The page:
I spoke in the summer at a conference on Catholic education in Washington, D.C. And there at the conference, I was talking with Bishop Conley of the Diocese of Lincoln, which has got a very solid Catholic school system. But he told me about a young priest, about 28, who had recently gone to his 10-year high school reunion, and was incredulous at how many of his classmates weren’t going to Mass anymore. And so that young priest said, ‘Clearly more is needed. We’ve given the truth, but more is needed.’

And so I think the Catholic school curriculum has to have an integrated approach of faith and knowledge and service. We have to try our best, but Catholic education can't be just giving students the information — or not giving them the information, for that matter.

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You also mentioned the challenges that schools are facing with policies regarding sexual orientation and gender identity.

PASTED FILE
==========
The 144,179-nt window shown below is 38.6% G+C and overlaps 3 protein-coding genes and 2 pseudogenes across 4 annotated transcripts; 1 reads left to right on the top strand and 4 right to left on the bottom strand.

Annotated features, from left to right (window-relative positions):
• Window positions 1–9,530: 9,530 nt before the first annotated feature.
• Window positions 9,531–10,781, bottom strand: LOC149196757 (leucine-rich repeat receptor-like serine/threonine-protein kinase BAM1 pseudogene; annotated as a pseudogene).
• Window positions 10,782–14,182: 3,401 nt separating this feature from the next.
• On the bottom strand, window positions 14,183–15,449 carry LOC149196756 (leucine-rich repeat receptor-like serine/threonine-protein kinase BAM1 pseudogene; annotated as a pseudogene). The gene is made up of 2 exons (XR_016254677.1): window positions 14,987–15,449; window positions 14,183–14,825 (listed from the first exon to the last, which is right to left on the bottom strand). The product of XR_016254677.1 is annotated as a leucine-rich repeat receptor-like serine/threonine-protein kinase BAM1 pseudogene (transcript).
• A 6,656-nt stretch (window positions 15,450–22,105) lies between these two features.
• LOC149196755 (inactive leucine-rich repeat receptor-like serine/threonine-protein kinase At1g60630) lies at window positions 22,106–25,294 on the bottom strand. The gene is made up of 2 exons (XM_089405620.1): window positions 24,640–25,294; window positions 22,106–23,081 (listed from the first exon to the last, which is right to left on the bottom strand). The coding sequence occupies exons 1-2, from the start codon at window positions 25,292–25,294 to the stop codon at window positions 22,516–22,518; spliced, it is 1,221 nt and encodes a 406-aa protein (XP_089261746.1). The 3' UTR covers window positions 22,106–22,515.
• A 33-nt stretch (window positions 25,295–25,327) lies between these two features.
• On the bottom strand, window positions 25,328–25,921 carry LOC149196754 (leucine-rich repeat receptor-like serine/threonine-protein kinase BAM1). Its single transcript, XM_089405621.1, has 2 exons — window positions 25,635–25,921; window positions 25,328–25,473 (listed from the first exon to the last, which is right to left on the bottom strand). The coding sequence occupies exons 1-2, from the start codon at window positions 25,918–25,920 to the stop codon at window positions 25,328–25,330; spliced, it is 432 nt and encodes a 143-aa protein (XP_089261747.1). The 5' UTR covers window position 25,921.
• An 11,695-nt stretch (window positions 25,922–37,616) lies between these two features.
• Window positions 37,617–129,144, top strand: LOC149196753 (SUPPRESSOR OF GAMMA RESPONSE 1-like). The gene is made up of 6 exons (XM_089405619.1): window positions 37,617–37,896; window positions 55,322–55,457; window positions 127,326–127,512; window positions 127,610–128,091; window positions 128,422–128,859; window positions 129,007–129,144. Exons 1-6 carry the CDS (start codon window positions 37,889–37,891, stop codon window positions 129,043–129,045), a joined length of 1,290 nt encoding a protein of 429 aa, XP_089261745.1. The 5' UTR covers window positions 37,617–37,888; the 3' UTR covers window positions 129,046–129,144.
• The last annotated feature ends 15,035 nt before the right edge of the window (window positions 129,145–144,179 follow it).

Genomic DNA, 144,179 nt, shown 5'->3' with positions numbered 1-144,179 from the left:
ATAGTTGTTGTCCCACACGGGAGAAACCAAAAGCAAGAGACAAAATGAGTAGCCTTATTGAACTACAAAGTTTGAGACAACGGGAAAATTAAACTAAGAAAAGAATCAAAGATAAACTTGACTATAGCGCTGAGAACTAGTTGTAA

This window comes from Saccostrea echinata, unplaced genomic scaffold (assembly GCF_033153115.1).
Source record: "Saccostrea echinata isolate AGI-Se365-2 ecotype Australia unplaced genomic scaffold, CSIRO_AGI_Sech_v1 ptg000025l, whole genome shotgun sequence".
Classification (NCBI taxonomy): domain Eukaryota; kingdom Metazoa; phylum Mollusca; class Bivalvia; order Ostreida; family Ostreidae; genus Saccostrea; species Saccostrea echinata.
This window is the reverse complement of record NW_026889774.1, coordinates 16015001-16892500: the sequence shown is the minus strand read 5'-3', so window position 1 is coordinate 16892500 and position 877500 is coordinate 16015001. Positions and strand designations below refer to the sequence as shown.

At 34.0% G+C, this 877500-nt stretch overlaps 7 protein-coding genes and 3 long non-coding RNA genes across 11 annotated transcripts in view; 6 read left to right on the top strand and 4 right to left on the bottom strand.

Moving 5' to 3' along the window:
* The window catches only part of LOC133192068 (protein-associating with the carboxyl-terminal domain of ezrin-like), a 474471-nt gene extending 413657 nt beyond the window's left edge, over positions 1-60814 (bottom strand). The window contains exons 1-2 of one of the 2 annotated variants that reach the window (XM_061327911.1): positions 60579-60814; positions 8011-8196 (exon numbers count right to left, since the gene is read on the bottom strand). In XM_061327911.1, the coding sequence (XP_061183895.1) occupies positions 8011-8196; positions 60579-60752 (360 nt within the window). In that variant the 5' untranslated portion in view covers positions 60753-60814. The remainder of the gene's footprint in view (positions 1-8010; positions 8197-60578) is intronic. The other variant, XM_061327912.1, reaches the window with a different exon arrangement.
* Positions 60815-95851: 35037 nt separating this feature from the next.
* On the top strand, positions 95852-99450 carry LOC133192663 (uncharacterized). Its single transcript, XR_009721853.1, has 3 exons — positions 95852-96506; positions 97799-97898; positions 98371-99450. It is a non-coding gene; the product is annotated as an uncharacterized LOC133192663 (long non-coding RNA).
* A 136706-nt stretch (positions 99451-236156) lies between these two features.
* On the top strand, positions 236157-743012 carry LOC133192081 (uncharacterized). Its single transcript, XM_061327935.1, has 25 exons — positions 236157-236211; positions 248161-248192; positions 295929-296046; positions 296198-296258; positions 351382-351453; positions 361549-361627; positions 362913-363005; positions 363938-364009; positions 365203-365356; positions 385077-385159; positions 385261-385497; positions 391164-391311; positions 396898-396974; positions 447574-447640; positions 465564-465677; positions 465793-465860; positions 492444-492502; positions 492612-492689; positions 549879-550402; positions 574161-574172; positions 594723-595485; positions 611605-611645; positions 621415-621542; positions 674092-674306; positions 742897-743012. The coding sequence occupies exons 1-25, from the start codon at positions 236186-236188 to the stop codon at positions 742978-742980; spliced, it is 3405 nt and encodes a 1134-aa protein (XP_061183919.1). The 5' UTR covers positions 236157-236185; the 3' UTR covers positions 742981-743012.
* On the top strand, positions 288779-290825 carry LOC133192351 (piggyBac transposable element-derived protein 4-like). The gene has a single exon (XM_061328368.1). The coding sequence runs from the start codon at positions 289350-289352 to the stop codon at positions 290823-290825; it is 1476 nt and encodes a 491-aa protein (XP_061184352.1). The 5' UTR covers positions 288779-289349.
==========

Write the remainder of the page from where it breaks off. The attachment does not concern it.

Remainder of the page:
Here again, it seems the Church has two goals — to protect her religious liberty, and to live and act as the Church, to treat people who identify as gay or transgender with ‘respect, compassion, and sensitivity,’ and to be able to form such people in the life and teachings of the Church.

How do schools best navigate those issues, in your view?

First, increasingly, more dioceses are expressing their policies in a public way —Arlington and Milwaukee, among them.

[In Spokane], we have a policy that is very similar to what Arlington, Virginia, came up with. And for Arlington, in the Washington, DC, suburban area, that’s not exactly an easy part of the country to address these things.

But, I think you're trying to, in compassion, help someone struggling, but also knowing that there’s almost this explosion, in terms of the number of people - adolescents - who are identifying as non-binary.

You ask yourself, how did this all happen? And I think it's social media.

The truth is the truth, but we have to deal with what is. And we live at a time when our young people are getting so much information, and much of it from social media, that it leads to them being confused about things like identity.

So how do we say: ‘No, this is wrong’?